The same colour is used for further reflections so that the water really does start looking dark and mysterious, particularly up against the light that is now starting to sparkle in the water. I’m using the side of the brush with horizontal strokes. Once again, it’s another contrast to the vertical brush strokes I made earlier.

So there you have it, Venice at night, as seen from a vaporetto”.

My Paintings of Venice continue to be very popular with my customers. Susan and I are looking forward to returning to Venice later on in 2018.

Comments { 0 }

Paintings of Umbria

Alan Reed

Sketchbook Watercolour of Via dell’Orso

When producing Paintings of Umbria I always try to articulate in paint the distinctive characteristics of this fascinating region in Italy which my wife and I have been visiting since 2002. We’ve grown to love and appreciate Umbria’s wonderful hilltop towns, its food and wine. Through our reedartholidays we’ve been able to share our knowledge with many others who regularly join us. Our trip in June 2018 is already fully booked so we are taking expressions of interest for a possible trip in September 2018.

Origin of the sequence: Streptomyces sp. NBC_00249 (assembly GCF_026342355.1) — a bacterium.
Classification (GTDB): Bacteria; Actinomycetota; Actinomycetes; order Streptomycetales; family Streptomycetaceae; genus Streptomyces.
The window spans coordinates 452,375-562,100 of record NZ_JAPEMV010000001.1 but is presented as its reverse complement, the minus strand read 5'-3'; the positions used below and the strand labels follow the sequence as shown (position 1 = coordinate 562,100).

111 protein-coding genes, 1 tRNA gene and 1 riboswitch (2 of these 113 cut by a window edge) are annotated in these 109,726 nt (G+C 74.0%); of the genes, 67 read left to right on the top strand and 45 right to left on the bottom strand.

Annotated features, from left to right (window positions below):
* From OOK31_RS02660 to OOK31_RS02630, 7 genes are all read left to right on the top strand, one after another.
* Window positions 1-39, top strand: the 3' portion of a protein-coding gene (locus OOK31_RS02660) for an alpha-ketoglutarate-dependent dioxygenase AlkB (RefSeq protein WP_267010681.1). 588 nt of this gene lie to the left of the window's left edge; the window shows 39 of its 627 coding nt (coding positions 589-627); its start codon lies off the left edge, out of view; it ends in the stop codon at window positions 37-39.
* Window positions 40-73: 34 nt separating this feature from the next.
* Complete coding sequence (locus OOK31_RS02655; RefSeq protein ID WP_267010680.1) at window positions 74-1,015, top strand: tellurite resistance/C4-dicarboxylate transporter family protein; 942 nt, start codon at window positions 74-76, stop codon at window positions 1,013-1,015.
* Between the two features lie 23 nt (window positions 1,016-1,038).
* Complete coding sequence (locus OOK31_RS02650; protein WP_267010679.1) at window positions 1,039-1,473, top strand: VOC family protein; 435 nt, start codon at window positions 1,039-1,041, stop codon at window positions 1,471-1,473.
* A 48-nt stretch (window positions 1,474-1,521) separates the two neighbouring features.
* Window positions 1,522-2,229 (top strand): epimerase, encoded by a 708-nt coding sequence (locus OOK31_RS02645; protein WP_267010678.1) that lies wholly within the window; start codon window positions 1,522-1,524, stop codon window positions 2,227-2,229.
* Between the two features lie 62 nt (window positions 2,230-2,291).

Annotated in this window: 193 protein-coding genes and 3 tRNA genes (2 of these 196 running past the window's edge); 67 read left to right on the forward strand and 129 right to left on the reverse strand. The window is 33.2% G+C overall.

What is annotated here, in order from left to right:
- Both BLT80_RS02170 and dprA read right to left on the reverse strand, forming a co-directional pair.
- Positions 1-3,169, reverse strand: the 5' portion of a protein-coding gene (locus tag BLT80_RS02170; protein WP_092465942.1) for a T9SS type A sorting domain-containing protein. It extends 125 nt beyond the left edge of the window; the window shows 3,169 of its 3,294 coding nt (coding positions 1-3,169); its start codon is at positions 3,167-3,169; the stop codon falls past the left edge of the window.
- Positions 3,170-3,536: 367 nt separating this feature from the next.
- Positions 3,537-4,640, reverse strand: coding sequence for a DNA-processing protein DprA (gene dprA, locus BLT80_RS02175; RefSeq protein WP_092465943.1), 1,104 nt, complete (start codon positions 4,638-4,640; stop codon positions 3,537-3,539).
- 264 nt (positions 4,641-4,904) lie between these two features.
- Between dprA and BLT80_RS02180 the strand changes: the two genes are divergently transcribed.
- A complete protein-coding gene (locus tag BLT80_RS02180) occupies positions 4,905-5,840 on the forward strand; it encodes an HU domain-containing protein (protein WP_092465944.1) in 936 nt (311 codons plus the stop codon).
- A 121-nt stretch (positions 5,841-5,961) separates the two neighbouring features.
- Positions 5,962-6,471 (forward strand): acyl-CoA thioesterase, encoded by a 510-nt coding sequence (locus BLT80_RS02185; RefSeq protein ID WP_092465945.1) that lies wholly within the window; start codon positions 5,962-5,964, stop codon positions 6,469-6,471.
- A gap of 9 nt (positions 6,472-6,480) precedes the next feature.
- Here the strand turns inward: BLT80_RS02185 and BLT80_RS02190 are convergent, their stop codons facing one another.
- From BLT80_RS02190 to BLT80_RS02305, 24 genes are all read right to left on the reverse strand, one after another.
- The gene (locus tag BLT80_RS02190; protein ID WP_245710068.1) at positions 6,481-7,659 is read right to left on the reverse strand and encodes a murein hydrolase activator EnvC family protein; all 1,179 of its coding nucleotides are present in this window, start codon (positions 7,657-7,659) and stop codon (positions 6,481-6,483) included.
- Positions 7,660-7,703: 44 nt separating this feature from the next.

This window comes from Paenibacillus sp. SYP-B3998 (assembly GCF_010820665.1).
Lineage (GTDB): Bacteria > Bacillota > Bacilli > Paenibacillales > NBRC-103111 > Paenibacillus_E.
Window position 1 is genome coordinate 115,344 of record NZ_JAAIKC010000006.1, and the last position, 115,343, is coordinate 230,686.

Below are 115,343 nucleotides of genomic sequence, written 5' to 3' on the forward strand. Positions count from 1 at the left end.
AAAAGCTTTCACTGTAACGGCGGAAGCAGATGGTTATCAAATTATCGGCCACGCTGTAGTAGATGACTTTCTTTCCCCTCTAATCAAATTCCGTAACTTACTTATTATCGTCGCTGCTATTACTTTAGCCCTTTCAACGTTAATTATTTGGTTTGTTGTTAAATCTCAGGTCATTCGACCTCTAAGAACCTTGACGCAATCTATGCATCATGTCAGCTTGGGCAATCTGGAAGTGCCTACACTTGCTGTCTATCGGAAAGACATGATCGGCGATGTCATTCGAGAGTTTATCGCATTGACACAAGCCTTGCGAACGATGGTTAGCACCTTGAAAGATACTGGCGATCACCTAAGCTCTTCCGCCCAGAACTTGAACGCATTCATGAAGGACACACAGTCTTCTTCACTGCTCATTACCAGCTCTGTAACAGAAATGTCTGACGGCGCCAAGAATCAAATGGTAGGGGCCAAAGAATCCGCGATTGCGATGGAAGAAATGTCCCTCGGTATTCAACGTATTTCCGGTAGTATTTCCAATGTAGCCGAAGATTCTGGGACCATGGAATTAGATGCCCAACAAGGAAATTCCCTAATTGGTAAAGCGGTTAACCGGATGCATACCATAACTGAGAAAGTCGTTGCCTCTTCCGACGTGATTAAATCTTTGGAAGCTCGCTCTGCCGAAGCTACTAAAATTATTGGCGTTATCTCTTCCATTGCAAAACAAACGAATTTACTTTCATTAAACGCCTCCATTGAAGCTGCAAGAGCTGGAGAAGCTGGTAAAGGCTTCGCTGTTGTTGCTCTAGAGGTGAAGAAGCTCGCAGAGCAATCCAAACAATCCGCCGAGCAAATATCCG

On a recent Painting Holiday to Italy we took our guests to Perugia, a large town in Umbria which has lots of narrow streets winding their way to the top. I noticed this particular street which was mainly in shadow apart from a shaft of sunlight breaking out to catch different aspects of the architecture in the distance.

I quickly whipped out my sketchbook and did this small watercolour making sure that I captured not only the sunlight and shadows but also the figure to provide a sense of scale and interest. By the time I had finished there was another strong shaft of midday sunlight hitting the top of the archway I was under on the right hand side.